Our new joint transcript initiative : The Matched Annotation from the NCBI and EBI (MANE) project

This blog post is a joint contribution by Joannella Morales, Jane Loveland, Adam Frankish, Fiona Cunningham and Astrid Gall.

We are pleased to introduce the Matched Annotation from the NCBI and EMBL-EBI (MANE) project. This new joint initiative between EMBL-EBI’s Ensembl project and NCBI’s RefSeq project aims to release a genome-wide transcript set that contains one well-supported transcript per protein-coding locus. All transcripts in the MANE set will perfectly align to GRCh38 and will represent 100% identity (5’UTR, coding sequence, 3’UTR) between the RefSeq (NM) and corresponding Ensembl (ENST) transcript.

You might remember that we conducted a survey about transcripts during the Spring. We asked the community if Ensembl and RefSeq should define a primary transcript for all protein-coding genes. We suggested that this transcript could be useful as a default for displays, for variant reporting and for comparative genomics, for example. We received numerous responses (thank you!), and were amazed to see the varied (and sometimes strong!) opinions about the subject from the community. We have taken this feedback and spent the summer formulating strategies, designing pipelines, refining outputs and working together towards this goal.

We envision the adoption of the MANE set as a default set across genomics resources. Our effort to select one high-quality transcript at all protein-coding loci, and to have this be consistent across all genomics resources, will give a consistent starting view of biology for researchers, whether the intent is to use it for reporting variants, comparative genomics or any other endeavour. That said, all the transcripts we annotate should always be considered and we are certainly NOT saying that biology can be simplified to a single transcript at each genomic locus. We anticipate expanding the project to include a larger set of transcripts that are well-supported, predicted to be functional or relevant to specific user groups. Also, in recognition of the fact that clinical data are more often reported using RefSeq (NM) transcripts, whereas large-scale genomics projects more often default to Ensembl’s ENSTs, this project will eliminate differences between RefSeq and Ensembl annotation for the MANE subset of transcripts to encourage and facilitate bi-directional exchange of data across RefSeq and Ensembl transcripts. Finally, the perfect alignment of all MANE transcripts to GRCh38 makes the set compatible with NGS-based sequencing technologies and other resources which default to GRCh38. Our goal is to release a “beta” set by the end of the year for testing by stakeholders.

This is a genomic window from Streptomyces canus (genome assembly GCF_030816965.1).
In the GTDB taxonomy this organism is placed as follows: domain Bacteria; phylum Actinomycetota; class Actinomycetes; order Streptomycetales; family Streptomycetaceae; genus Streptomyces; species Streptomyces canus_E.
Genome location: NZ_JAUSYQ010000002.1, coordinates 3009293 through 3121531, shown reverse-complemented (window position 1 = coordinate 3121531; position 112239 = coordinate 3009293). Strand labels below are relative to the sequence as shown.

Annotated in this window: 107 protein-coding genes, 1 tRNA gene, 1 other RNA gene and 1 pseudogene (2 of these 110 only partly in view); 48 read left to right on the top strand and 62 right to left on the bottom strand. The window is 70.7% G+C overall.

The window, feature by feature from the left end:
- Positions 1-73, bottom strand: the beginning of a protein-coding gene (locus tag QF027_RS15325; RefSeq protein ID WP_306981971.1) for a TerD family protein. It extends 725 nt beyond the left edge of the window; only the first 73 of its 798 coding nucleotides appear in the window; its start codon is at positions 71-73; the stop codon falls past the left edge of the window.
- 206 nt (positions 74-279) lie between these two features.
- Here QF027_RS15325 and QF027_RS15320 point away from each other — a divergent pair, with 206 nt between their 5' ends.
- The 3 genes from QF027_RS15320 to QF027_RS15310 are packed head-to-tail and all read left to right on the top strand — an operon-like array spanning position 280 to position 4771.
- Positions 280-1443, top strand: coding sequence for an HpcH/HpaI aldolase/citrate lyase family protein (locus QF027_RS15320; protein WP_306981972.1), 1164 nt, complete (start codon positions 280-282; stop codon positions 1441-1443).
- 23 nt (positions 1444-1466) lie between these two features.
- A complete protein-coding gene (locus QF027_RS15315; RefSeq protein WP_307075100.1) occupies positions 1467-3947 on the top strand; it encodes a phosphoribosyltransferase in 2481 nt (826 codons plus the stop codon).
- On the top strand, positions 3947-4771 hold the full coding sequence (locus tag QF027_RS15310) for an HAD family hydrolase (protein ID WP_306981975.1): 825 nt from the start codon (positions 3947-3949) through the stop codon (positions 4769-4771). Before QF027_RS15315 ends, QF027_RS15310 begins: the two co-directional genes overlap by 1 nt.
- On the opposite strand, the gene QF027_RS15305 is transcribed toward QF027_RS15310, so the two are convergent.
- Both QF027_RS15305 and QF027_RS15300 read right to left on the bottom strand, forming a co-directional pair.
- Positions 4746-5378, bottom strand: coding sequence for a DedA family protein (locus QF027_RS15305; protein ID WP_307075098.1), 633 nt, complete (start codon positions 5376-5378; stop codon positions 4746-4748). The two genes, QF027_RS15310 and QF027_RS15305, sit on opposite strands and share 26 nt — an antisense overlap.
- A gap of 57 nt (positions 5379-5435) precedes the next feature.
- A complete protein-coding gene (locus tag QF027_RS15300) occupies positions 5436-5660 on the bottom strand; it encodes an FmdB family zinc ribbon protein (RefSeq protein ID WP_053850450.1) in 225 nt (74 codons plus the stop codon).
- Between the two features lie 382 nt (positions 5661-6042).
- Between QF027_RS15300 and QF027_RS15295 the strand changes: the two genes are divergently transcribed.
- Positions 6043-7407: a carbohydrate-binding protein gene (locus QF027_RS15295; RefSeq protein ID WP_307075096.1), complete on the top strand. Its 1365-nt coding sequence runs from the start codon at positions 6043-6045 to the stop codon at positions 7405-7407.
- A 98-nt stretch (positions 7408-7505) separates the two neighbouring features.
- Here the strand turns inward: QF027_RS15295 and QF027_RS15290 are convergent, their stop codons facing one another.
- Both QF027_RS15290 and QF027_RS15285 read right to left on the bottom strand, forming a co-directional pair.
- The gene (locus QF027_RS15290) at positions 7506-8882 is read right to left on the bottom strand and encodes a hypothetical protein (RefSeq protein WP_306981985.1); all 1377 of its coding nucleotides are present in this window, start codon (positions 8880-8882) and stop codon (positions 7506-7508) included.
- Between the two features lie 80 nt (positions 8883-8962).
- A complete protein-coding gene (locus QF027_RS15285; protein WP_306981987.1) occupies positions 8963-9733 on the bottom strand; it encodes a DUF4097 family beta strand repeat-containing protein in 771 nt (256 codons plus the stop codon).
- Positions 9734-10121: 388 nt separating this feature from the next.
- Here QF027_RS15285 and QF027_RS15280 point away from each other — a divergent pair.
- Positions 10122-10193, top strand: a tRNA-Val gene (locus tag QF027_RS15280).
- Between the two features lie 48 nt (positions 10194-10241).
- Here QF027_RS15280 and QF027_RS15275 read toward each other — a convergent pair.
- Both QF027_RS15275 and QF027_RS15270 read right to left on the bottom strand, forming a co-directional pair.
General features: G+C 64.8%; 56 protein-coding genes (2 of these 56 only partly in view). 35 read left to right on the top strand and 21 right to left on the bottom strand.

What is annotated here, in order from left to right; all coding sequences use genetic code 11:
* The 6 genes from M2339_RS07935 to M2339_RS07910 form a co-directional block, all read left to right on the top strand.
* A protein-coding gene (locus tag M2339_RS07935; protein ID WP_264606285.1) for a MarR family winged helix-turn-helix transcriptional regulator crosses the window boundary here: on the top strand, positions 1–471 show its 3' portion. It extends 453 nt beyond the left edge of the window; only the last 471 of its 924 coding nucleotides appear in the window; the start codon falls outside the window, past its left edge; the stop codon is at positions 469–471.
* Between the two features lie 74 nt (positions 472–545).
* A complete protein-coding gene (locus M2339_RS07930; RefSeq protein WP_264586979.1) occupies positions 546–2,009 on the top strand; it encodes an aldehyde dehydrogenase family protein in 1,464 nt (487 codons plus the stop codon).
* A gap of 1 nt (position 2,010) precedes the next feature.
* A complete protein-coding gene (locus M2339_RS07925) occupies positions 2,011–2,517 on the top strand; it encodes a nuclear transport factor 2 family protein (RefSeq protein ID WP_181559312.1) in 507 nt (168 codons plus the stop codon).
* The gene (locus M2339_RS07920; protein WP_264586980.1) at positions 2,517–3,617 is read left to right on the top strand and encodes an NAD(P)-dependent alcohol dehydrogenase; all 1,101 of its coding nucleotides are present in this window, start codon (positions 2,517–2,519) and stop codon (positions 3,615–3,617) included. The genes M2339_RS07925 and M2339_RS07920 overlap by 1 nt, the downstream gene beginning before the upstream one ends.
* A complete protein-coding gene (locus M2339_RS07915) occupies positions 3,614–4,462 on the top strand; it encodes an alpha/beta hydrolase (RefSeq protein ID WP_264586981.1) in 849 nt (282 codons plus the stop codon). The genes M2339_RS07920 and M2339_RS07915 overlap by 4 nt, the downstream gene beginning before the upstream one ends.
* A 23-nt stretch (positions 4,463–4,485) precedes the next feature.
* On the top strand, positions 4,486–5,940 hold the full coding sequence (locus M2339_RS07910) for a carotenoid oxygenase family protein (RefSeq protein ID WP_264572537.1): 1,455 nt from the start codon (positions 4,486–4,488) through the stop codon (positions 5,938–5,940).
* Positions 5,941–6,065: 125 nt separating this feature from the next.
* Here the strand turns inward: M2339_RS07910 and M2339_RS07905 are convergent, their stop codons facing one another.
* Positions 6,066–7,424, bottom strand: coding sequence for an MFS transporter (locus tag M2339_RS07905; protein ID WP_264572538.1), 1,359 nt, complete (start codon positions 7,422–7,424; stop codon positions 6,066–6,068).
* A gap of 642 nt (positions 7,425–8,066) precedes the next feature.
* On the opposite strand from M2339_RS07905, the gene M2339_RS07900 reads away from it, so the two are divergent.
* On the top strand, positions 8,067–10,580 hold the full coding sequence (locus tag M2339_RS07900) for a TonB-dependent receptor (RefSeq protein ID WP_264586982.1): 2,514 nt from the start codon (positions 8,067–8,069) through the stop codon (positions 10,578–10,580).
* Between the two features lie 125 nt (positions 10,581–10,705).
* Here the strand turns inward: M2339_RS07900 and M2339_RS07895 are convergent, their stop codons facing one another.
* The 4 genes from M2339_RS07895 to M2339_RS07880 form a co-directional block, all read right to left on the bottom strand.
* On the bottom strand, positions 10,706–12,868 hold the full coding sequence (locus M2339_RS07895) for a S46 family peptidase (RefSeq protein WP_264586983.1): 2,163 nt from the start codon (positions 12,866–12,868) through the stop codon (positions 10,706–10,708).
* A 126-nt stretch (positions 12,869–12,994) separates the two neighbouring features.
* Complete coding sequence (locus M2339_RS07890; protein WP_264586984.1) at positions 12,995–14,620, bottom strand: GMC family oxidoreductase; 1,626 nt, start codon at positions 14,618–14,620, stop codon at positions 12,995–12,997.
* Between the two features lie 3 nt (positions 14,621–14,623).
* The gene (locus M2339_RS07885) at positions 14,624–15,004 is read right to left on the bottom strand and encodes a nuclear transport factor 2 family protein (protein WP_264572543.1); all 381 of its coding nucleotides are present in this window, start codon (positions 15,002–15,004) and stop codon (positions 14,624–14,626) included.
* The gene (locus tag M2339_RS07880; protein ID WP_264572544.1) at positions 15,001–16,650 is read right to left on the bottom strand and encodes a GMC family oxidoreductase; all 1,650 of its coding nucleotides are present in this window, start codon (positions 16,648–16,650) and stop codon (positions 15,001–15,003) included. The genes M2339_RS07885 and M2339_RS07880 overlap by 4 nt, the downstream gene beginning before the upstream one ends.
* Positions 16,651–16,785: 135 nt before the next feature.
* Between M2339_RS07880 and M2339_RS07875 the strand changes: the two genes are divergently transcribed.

We are holding several community outreach initiatives to obtain feedback on our efforts. Last week, we hosted a transcript workshop at the Global Alliance for Global Health (GA4GH) plenary meeting in Basel, Switzerland. Next week we will be hosting, jointly with GRC, a workshop at the American Society for Human Genetics (ASHG) annual meeting in San Diego, CA, USA: “Getting the Most from the Reference Assembly and Reference Materials: Updates and Developments from the Genome Reference Consortium (GRC) and Genome in a Bottle (GIAB)”, presented jointly by Terence Murphy (NCBI) and Joannella Morales. It will be held 1-4pm on 16th October and is open to all ASHG attendees. There will also be a platform presentation about the MANE project 9:15-9:30am on Saturday the 20th October (Session #94) by Jane Loveland: “Converging on transcript annotation from Ensembl/GENCODE and RefSeq.”. Please join us in San Diego at the workshop and talk, or get in touch via the Ensembl helpdesk. Representatives of the project will also be available at other times during the ASHG meeting for discussion. We look forward to your input on our new initiative.

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